The Mess We’re In: Why Politicians Can't Fix Financial Crises

The Mess We’re In: Why Politicians Can't Fix Financial Crises

By: Guy Fraser-Sampson

ISBN: 9781908739063
eBook ISBN: 9781908739070
Cover: Hardback
Published: July 26, 2010
Size: 234x156mm
Page Count: 288 pages


Around the world, countries are struggling to deal with the aftermath of the 2007-08 banking crisis, hefty budget deficits, the threat of ongoing recession, and the rising costs of pension provision. The news is full of doom and gloom about the ever-growing mess we’re in. But the real problem is that the very people who should be sorting it out are instead making it worse.

In an entertaining mix of historical narrative and conceptual analysis, bestselling author Guy Fraser-Sampson argues that the present crisis has in fact been several decades in the making, and is the inevitable outcome of years of neglect and betrayal by those we have trusted to serve and govern us. Taking Britain as his test case, he looks back at key economic policy decisions since 1919 to reveal how politicians through the ages have got it so badly wrong.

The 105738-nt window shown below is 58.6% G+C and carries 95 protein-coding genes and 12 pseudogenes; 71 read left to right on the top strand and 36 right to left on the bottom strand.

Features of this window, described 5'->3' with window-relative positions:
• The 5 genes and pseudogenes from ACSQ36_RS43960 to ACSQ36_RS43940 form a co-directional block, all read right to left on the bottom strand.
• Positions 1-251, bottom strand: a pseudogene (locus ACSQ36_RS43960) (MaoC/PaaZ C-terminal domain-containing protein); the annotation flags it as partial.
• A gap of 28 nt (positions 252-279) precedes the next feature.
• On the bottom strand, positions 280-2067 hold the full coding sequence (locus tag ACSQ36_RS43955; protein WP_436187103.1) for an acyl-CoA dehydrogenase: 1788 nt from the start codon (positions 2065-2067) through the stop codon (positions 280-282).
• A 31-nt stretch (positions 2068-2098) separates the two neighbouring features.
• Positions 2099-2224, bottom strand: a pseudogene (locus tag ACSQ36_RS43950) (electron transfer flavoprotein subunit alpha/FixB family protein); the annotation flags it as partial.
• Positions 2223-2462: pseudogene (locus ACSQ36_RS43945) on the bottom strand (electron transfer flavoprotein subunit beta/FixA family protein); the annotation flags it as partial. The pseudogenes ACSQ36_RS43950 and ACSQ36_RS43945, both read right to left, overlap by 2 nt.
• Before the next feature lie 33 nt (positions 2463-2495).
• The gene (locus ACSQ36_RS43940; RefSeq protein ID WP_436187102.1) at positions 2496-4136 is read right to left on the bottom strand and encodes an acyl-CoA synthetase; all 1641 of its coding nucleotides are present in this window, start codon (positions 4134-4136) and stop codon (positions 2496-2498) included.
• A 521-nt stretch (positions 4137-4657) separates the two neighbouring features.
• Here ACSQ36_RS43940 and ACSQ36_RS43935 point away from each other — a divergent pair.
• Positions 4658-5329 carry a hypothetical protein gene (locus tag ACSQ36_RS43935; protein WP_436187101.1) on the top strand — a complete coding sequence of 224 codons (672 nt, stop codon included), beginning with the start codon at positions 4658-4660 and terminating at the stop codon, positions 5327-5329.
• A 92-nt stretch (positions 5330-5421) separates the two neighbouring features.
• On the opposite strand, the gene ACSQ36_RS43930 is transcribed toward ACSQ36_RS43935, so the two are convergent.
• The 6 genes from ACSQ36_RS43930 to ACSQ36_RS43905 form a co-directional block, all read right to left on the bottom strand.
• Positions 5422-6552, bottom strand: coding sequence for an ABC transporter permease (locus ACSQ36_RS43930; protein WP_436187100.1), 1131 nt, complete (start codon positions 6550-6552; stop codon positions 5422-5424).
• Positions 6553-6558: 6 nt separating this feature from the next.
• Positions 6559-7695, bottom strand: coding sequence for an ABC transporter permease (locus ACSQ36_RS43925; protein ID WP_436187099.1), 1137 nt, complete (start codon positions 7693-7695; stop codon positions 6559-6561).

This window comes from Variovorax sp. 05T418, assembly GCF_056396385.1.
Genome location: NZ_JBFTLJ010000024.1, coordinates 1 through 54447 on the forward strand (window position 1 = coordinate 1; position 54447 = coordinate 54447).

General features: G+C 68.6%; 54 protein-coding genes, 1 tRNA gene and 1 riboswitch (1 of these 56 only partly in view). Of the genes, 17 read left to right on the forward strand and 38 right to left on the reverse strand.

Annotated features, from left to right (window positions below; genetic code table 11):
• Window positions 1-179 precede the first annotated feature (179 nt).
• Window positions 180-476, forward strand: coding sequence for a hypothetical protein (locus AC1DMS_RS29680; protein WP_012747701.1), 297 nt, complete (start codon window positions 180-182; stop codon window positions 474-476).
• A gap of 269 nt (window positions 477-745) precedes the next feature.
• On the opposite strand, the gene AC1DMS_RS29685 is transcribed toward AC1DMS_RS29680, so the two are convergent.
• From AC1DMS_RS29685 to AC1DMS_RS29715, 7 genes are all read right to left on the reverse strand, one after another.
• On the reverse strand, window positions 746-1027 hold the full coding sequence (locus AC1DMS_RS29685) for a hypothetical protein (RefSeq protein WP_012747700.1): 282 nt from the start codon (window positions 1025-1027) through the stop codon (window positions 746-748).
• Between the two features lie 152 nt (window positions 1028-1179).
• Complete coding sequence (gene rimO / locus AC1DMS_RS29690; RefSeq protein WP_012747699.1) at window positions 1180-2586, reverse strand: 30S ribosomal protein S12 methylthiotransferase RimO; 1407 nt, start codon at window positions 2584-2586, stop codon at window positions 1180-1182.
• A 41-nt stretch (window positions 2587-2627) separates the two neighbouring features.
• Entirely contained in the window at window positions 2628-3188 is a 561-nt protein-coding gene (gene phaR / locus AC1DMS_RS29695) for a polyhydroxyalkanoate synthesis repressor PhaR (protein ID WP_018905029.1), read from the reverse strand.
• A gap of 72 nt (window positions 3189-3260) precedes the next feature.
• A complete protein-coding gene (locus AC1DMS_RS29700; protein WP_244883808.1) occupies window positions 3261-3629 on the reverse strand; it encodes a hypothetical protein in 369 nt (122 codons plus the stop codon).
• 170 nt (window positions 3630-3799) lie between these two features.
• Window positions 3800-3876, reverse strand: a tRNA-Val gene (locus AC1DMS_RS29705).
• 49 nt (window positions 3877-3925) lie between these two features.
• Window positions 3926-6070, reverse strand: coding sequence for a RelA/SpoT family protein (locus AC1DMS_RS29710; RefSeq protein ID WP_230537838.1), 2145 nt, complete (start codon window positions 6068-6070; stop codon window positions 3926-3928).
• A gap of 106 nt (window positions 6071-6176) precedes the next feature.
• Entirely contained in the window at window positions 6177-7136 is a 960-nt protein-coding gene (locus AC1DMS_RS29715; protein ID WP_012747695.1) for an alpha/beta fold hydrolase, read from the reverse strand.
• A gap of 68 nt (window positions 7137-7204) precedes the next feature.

Guy’s trenchant views have been heard frequently on radio and television programmes discussing the current economic situation. In The Mess We’re In, he sets out the facts to support his claim that, at every opportunity, the political elite has prioritised self-interest over long-term national wellbeing. The day of reckoning can be postponed no longer.

  • A brilliant account of the shambles our politicians have led us into … Gloomy, depressing and dead accurate

    - Jon Moulton, Chairman, Better Capital
  • Thoughtful reflection on the contemporary economic morass

    - Publisher's Weekly
  • An incisive explanation of the challenges facing the British economy. I recommend it to anyone who wants a better understanding of where we might find solutions

    - Luke Johnson, Chairman, Risk Capital Partners
  • An entertaining prescription for Britain’s ills.

    - The Irish Times
  • Controversial and challenging

    - Tim Congdon, CEO, International Monetary Research

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